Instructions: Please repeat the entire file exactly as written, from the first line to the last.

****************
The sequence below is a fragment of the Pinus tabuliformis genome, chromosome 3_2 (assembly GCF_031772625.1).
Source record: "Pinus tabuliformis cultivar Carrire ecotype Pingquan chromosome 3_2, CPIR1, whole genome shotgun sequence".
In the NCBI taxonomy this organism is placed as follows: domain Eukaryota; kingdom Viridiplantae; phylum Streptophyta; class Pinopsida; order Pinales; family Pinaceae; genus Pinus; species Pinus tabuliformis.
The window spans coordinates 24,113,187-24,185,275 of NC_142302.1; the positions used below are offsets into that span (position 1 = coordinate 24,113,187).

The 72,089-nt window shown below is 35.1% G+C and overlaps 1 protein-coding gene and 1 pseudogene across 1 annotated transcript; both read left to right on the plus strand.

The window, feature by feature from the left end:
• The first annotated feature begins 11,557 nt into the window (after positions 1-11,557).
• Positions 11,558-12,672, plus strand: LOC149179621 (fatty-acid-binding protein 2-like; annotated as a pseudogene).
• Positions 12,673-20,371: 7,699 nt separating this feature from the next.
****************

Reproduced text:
The sequence below is a fragment of the Pinus tabuliformis genome, chromosome 3_2 (assembly GCF_031772625.1).
Source record: "Pinus tabuliformis cultivar Carrire ecotype Pingquan chromosome 3_2, CPIR1, whole genome shotgun sequence".
In the NCBI taxonomy this organism is placed as follows: domain Eukaryota; kingdom Viridiplantae; phylum Streptophyta; class Pinopsida; order Pinales; family Pinaceae; genus Pinus; species Pinus tabuliformis.
The window spans coordinates 24,113,187-24,185,275 of NC_142302.1; the positions used below are offsets into that span (position 1 = coordinate 24,113,187).

The 72,089-nt window shown below is 35.1% G+C and overlaps 1 protein-coding gene and 1 pseudogene across 1 annotated transcript; both read left to right on the plus strand.

The window, feature by feature from the left end:
• The first annotated feature begins 11,557 nt into the window (after positions 1-11,557).
• Positions 11,558-12,672, plus strand: LOC149179621 (fatty-acid-binding protein 2-like; annotated as a pseudogene).
• Positions 12,673-20,371: 7,699 nt separating this feature from the next.